Opinion 20-193

December 10, 2020

Digest:              (1) A town justice may not speak at a town board meeting concerning a proposed town resolution opposing extension of the big game hunting season.

                        (2) The judge may share a copy of the proposed resolution with others if it is a public record or if the town board has otherwise made it available to the public.


Rules:               22 NYCRR 100.2; 100.2(A); 100.2(C); 100.3(A); 100.3(B)(11); 100.4(A)(1)-(3); 100.5(A)(1); 100.5(A)(1)(iii); Opinions 19-137; 14-71; 13-189/14-02; 13-178; 10-156; 10-130; 07-150/07-151; 05-08; 98-125.


         The inquiring town justice, a member of a muzzleloaders association,1 is aware of a draft state regulation which would extend the big game hunting season beyond its usual end date, thus delaying the opening of snowmobile trails. The town board proposes to issue a resolution opposing this regulation based on the expected economic impact on “many small businesses” in the town that are “supported and dependent on the snowmobile trails that pass by their establishments.” The judge opposes the resolution and believes its factual premise is inaccurate because there are neither snowmobile trails nor hunting land in the town. The judge asks if it is ethically permissible to speak at a town board meeting regarding the proposed town board resolution and to share the proposed resolution with other members of the muzzleloaders association.

         A judge must always avoid even the appearance of impropriety (see 22 NYCRR 100.2) and must always act to promote public confidence in the judiciary’s integrity and impartiality (see 22 NYCRR 100.2[A]). A judge must not lend the prestige of judicial office to advance any private interests (see 22 NYCRR 100.2[C]) and must not “disclose or use, for any purpose unrelated to judicial duties, nonpublic information acquired in a judicial capacity” (22 NYCRR 100.3[B][11]). Because a judge’s judicial duties “take precedence over all the judge’s other activities” (22 NYCRR 100.3[A]), a judge’s extrajudicial activities must not cast reasonable doubt on their capacity to act impartially as a judge (see 22 NYCRR 100.4[A][1]), detract from the dignity of judicial office (see 22 NYCRR 100.4[A][2]), or interfere with proper performance of judicial duties (see 22 NYCRR 100.4[A][3]). In addition, a judge must not “directly or indirectly engage in any political activity” unless an exception applies (22 NYCRR 100.5[A][1]).

1. Publicly Opposing the Proposed Resolution

         We have said that a judge may not meet with legislators concerning a legislative agenda with regard to “safety standards and administrative reform in the sport of boxing” (Opinion 10-130). We explained that the “issues generated by such legislation may well be controversial, and such proposals will not concern the improvement of the law, the legal system or the administration of justice” (id. [citations and internal quotation marks omitted]). Here, too, the proposed resolution involves sporting activities and their local economic impact, rather than “measures to improve the law, the legal system, or the administration of justice” (id.; 22 NYCRR 100.5 [A][1][iii]). As in Opinion 10-130, there are sharply divergent views about the proposed state regulation and the town’s proposed resolution; indeed, it could potentially be seen as pitting the interests of snowmobile enthusiasts against those of big game hunters.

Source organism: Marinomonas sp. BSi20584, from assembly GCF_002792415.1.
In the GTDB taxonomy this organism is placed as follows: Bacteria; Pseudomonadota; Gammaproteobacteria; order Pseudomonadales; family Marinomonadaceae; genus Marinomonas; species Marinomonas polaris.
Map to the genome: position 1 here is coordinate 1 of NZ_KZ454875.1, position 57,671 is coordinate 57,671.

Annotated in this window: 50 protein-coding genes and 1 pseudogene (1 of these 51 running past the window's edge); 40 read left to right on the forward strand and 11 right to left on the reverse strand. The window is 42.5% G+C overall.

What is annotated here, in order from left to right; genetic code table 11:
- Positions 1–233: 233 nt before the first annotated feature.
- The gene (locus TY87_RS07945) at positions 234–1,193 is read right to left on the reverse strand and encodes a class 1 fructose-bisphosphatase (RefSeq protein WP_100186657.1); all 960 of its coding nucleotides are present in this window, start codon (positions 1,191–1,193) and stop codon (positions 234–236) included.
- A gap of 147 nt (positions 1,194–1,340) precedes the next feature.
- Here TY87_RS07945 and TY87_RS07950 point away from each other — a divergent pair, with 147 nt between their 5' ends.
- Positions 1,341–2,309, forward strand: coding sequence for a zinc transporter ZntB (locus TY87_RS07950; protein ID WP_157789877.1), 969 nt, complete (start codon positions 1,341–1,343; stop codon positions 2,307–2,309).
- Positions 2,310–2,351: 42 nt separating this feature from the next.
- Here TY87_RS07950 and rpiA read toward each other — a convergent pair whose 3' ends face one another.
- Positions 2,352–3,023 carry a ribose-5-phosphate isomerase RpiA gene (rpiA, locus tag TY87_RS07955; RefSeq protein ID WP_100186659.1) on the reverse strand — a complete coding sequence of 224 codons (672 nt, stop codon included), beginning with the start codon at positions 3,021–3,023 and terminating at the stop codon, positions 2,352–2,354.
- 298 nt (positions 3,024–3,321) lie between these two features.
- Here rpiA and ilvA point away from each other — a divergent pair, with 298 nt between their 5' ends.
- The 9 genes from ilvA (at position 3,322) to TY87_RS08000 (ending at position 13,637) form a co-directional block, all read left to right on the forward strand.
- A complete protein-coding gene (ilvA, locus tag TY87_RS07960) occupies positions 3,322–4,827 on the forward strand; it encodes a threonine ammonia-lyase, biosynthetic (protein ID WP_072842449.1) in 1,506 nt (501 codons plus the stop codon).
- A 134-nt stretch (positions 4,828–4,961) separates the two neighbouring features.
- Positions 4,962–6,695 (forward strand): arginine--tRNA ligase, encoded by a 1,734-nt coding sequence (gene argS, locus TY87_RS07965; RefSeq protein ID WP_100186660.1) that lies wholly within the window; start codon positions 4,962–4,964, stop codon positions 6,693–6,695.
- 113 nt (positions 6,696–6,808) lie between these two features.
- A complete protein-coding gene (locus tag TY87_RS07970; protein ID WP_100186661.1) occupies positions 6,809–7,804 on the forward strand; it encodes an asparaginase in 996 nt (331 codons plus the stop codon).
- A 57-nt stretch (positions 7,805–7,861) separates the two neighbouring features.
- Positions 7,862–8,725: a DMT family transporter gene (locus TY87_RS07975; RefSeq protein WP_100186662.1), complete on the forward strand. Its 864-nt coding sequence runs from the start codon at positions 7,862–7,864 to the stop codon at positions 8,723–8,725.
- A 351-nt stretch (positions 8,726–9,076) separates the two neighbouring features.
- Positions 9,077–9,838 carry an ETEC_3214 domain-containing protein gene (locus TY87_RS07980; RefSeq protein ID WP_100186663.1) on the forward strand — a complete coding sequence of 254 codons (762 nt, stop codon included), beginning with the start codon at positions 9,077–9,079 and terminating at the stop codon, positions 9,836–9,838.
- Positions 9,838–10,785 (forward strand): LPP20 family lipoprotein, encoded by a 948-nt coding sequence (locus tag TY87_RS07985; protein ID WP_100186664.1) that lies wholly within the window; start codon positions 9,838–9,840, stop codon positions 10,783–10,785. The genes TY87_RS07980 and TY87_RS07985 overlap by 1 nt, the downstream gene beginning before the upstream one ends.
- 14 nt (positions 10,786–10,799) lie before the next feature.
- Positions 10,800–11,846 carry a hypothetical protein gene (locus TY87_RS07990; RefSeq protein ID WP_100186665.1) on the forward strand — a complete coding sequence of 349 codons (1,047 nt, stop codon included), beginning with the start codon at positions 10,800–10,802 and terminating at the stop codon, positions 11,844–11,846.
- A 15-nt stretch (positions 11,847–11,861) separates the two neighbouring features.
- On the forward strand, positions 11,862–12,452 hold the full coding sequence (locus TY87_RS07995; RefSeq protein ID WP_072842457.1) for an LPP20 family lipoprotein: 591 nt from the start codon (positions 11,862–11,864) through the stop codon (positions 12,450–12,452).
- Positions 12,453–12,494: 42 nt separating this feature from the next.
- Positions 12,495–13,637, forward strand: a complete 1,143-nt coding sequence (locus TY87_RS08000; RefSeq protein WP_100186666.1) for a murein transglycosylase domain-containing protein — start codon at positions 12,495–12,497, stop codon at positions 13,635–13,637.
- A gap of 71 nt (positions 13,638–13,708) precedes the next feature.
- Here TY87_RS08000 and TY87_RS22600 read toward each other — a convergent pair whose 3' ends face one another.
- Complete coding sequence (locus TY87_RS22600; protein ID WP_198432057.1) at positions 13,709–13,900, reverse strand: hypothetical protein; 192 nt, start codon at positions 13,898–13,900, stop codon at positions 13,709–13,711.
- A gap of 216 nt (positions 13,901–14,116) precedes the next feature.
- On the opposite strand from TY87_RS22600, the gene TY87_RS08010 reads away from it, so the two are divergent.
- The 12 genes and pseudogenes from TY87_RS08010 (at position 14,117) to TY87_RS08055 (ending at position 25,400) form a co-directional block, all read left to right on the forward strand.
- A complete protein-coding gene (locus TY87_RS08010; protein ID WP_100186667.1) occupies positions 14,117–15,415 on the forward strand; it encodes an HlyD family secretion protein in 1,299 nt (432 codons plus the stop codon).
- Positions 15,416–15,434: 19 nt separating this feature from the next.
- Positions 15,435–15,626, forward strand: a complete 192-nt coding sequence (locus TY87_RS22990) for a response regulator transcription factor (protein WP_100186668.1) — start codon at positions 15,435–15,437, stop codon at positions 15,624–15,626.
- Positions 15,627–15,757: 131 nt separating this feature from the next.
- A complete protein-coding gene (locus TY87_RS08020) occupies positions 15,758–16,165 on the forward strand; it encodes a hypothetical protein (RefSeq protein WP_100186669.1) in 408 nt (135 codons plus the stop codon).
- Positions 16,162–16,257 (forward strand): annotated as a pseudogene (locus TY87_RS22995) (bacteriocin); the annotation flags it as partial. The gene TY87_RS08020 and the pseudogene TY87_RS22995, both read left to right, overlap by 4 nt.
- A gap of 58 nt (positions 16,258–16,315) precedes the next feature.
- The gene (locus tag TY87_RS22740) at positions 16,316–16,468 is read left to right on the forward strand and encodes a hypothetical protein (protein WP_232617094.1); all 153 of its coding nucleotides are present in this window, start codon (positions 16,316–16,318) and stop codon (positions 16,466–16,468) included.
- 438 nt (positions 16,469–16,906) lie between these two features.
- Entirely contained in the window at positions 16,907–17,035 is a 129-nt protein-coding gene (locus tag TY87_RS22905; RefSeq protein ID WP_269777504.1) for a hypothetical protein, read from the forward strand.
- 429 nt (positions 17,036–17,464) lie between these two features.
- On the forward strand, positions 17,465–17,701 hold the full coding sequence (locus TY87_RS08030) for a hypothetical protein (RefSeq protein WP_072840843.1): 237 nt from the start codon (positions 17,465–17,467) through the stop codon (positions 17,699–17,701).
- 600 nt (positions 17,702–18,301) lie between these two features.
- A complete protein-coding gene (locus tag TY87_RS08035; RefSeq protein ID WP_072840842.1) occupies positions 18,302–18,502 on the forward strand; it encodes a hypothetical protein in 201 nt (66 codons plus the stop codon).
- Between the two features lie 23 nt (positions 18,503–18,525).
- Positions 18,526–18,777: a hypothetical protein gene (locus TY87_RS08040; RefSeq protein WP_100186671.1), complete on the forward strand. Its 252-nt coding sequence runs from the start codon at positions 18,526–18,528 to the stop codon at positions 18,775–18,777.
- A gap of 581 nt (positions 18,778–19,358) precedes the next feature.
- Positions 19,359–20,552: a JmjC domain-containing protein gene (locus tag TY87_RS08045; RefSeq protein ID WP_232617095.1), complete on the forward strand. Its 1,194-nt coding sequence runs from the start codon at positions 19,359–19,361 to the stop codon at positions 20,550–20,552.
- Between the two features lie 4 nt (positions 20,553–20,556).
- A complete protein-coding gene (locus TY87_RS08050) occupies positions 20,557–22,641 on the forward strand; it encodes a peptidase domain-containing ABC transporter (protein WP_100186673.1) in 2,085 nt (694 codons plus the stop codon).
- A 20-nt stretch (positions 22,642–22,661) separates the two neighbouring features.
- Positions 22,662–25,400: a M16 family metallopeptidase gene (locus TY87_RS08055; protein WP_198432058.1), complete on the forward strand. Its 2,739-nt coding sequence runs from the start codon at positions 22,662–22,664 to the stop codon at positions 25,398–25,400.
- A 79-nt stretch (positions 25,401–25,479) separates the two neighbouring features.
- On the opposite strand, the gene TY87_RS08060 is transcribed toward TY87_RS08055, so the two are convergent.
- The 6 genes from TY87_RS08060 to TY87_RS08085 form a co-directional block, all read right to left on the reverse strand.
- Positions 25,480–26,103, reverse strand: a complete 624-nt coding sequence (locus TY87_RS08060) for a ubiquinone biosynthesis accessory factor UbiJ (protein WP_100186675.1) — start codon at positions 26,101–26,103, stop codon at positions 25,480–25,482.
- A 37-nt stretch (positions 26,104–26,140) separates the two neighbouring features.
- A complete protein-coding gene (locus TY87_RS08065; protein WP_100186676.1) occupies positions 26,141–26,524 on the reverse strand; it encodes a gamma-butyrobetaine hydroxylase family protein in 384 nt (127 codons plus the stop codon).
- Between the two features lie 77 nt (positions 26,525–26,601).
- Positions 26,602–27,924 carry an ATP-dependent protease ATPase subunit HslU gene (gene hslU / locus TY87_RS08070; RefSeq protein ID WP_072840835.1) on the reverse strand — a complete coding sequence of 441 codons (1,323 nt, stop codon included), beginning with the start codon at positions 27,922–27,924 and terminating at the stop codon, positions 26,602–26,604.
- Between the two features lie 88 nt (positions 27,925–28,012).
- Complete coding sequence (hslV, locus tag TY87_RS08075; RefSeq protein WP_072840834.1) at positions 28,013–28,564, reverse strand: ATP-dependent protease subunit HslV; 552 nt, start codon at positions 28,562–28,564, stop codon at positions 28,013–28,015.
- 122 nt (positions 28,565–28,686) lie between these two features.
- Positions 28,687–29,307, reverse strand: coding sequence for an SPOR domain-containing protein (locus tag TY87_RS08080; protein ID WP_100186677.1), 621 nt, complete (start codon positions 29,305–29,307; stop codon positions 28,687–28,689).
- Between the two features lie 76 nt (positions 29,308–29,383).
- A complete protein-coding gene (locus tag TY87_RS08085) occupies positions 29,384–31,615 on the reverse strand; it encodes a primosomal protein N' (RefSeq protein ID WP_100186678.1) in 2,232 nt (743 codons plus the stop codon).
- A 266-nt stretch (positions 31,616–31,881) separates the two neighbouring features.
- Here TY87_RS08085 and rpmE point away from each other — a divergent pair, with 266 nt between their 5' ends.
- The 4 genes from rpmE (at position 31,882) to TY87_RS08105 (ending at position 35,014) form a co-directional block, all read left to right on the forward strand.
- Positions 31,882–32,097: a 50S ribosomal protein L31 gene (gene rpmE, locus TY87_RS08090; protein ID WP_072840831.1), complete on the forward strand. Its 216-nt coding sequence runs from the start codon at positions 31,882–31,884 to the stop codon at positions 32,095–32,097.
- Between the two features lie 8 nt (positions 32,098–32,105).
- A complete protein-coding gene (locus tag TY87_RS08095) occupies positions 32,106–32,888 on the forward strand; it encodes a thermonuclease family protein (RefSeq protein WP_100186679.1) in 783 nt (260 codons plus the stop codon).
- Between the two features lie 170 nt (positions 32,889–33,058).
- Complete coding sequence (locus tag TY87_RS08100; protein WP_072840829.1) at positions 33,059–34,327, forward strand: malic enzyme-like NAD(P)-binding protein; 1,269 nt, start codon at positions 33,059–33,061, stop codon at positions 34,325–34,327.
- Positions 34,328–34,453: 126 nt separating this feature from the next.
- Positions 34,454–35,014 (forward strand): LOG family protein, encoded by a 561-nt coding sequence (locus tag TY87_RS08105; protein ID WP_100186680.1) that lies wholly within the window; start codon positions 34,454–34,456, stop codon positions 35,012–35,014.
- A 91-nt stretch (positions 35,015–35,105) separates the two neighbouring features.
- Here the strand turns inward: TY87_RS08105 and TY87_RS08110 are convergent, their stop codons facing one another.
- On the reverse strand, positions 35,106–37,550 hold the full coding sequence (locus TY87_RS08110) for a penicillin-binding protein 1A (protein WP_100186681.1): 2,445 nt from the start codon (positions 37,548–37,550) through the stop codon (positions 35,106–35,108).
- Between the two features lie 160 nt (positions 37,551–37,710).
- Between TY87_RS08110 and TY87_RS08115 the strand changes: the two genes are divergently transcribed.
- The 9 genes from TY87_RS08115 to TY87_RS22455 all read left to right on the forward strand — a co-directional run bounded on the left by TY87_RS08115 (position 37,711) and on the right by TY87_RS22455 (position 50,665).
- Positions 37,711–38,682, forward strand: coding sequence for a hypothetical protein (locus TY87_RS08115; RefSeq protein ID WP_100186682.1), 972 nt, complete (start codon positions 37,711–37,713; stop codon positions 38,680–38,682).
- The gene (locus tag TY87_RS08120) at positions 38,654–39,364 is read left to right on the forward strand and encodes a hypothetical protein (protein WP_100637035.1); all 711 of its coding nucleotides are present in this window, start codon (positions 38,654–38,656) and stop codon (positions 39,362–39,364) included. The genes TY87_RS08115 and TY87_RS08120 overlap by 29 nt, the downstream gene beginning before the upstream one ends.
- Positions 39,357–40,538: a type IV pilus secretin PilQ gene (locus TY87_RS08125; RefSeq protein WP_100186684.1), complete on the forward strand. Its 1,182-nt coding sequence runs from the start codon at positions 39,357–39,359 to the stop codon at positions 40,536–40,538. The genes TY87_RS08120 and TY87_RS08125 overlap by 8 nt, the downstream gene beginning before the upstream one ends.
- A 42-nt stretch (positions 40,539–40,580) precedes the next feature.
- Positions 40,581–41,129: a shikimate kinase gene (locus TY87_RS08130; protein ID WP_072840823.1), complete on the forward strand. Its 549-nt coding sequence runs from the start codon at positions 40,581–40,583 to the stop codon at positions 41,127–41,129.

That the judge would be speaking as a private citizen does not change the result, since the judge does not identify any cognizable personal interest that would be affected by the resolution (see Opinion 19-137; cf. Opinion 13-189/14-02 [discussing prior opinions]). The common thread in prior opinions is a personal property interest that could be adversely affected (see e.g. Opinions 10-156; 13-178; 14-71), and we can discern no such interest here. To the contrary, the judge’s interest here appears to be mere disagreement on the resolution’s wisdom. The judge’s apparent desire, whether as a member of the muzzleloaders association or otherwise, to extend the big game hunting season, does not rise to the level of a cognizable personal interest which will be directly affected by the resolution (see Opinions 19-137; 05-08 [prohibiting a judge, a board member of a hospital, from appearing before a town board regarding that hospital’s expansion plans; the hospital’s interests were potentially affected, not the judge’s]).

         Accordingly, we conclude the judge may not speak at a town board meeting concerning a proposed resolution opposing extension of the big game hunting season.

2. Sharing the Proposed Resolution with Others

         The judge also asks if they may share the proposed resolution with other members of the muzzleloaders association. This can be done only if it is a public record or the town board has otherwise made it available to the public (see Opinions 98-125; 07-150/07-151). Otherwise, it could create an appearance that the justice used the prestige of the office to secure a non-public document to advance the interests of the association (see 22 NYCRR 100.2[C]; 100.3[B][11]).




1 For purposes of this opinion, we assume the association is a non-political, not-for-profit civic or fraternal organization that promotes sports involving the use of muzzle-loading firearms.